Fight to the finish
When all six bulls have made it into the bullring corral, they’re released one at a time, back into the hordes.
Caught in the crush around the fringes of the bullring, I end up with moments to make way as the first of the crazed beasts sweeps around the edge.
Exhaustion grips the next beast as he falls on his side.
A maverick tourist ignores tradition and tries to “grab the bull by the horns”.
An instant chorus of whistles and jeers erupts from the stands, as enraged Spaniards pelt the offender with bottles as he flees the arena.
It’s hard to believe that in a matter of hours these same six bulls will burst back into the ring to face a certain end at the hands of a matador.
These bullfights are still the most contentious events of the fiesta – revered by traditionalists, slammed by animal rights activists.
The crowds soon spill back into the streets at the completion of the afternoon bullfight.
No time to rest though – there’s more music, dancing and sangria on the cards. Best just to make like the locals and paint the town, and everyone in it, pink.
» Dan Imhoff travelled with PP Travel (020 7930 9999; pptravel.com). Trips to the Running of the Bulls start from £129.
Rules of engagement
How to run with the bulls
■ Have a look at the course beforehand (at least on a map) and decide where you want to run from. The danger spots are the first uphill stretch along Santo Domingo and the bottleneck entrance to the bullring.
A 90-degree bend known as Dead Man’s Corner is also one to avoid, as this is where the bulls tend to slip and often hit the wall.
■ Decide which day to run on. The first day
is most crowded.
■ To participate, enter the Plaza Consistorial before 7.30am through the gates on the square, before the run begins at 8am.
■ Four rockets will fire, the first to announce the gates are open, the second to let you know the herd has left the corral, the third to indicate the bulls and oxen have entered the bullring and the final rocket to signal the herd has entered the corral at the bullring.
■ Don’t grab the bull by the horns.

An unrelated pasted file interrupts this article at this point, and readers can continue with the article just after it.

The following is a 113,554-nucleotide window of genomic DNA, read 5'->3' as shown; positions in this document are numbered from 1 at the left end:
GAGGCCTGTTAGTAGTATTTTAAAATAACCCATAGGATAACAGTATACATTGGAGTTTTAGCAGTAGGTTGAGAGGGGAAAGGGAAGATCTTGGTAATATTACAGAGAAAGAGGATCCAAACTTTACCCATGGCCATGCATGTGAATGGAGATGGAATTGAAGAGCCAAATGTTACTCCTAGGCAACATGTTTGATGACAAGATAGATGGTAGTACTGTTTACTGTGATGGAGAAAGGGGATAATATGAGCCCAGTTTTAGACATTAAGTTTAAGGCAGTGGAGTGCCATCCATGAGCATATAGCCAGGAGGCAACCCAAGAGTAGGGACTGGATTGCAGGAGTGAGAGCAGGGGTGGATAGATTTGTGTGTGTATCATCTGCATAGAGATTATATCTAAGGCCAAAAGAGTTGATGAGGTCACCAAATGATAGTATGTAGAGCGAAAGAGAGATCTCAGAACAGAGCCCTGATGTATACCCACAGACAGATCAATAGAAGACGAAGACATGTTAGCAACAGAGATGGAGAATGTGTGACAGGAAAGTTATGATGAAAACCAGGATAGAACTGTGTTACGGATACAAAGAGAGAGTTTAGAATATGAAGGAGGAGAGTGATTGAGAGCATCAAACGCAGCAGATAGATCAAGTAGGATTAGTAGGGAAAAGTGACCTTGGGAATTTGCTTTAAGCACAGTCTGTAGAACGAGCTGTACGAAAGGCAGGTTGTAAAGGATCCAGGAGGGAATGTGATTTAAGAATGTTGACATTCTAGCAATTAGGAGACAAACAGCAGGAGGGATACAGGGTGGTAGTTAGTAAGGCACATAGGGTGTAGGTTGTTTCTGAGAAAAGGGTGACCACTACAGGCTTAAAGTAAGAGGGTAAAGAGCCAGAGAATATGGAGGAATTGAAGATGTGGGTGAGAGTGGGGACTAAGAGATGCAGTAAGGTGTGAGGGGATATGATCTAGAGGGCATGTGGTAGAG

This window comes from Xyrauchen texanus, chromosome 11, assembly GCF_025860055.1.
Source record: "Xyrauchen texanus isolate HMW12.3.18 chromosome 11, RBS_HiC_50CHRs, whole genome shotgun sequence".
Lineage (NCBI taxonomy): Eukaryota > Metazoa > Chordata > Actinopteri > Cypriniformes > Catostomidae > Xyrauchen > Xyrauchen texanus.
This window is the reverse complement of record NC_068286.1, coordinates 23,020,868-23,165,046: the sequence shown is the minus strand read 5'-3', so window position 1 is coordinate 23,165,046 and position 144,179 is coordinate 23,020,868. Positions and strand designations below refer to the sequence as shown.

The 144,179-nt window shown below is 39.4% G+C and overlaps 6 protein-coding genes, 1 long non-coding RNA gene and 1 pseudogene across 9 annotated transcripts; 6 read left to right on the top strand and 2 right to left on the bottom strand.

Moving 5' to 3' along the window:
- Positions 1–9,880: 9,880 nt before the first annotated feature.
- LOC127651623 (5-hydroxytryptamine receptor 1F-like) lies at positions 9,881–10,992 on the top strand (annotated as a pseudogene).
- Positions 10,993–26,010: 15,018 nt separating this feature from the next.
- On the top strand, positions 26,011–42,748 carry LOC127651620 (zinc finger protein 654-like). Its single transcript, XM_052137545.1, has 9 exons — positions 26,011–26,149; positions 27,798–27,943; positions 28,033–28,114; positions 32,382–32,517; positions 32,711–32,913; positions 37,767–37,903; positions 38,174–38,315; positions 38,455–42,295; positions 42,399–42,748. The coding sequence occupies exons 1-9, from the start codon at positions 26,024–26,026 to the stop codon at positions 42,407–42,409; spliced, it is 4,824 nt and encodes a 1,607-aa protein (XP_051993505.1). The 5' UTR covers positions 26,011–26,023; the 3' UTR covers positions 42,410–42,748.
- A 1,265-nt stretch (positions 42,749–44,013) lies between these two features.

■ Be especially wary of the bulls if they end up separated and on their own.
■ Don’t run into the ring in front of the first bull.
■ Don’t attempt to do the run if you’re drunk. You aren’t invincible and won’t be allowed to run.
■ Don’t think you’re a matador and try diving over the bull if it’s hurtling towards you.
■ Don’t try to jump the barriers until the bulls have passed or until you reach the bullring.
■ The gates to the arena close after the last bulls have entered so if you want to make it inside don’t fall behind them.
Where to get the best view
To get a good view of the bull run from the street barriers, find a position at least 1.5 hours before the start. In the bullring, watching from the open terrace is free, while a ticket for the upper tier costs €4.
What not to do
Drunk tourists take turns climbing the statue of St Cecilia. The brave, or stupid, who reach the top, launch themselves above the crowd, where two rows of people below link arms to cushion the landing.
The catchers don’t always stick around and occasionally you will feel the thump across the cobblestones after someone’s landing has gone awry.
■ Fifteen people have been killed during the running of the bulls since 1900, with more than 200 seriously injured.
■ Last year a 23-year-old Irishman died after falling from a 30m wall surrounding the old quarter.
■ The last fatality from a goring was in 1995.
■ The total course is 825m long and takes about four minutes.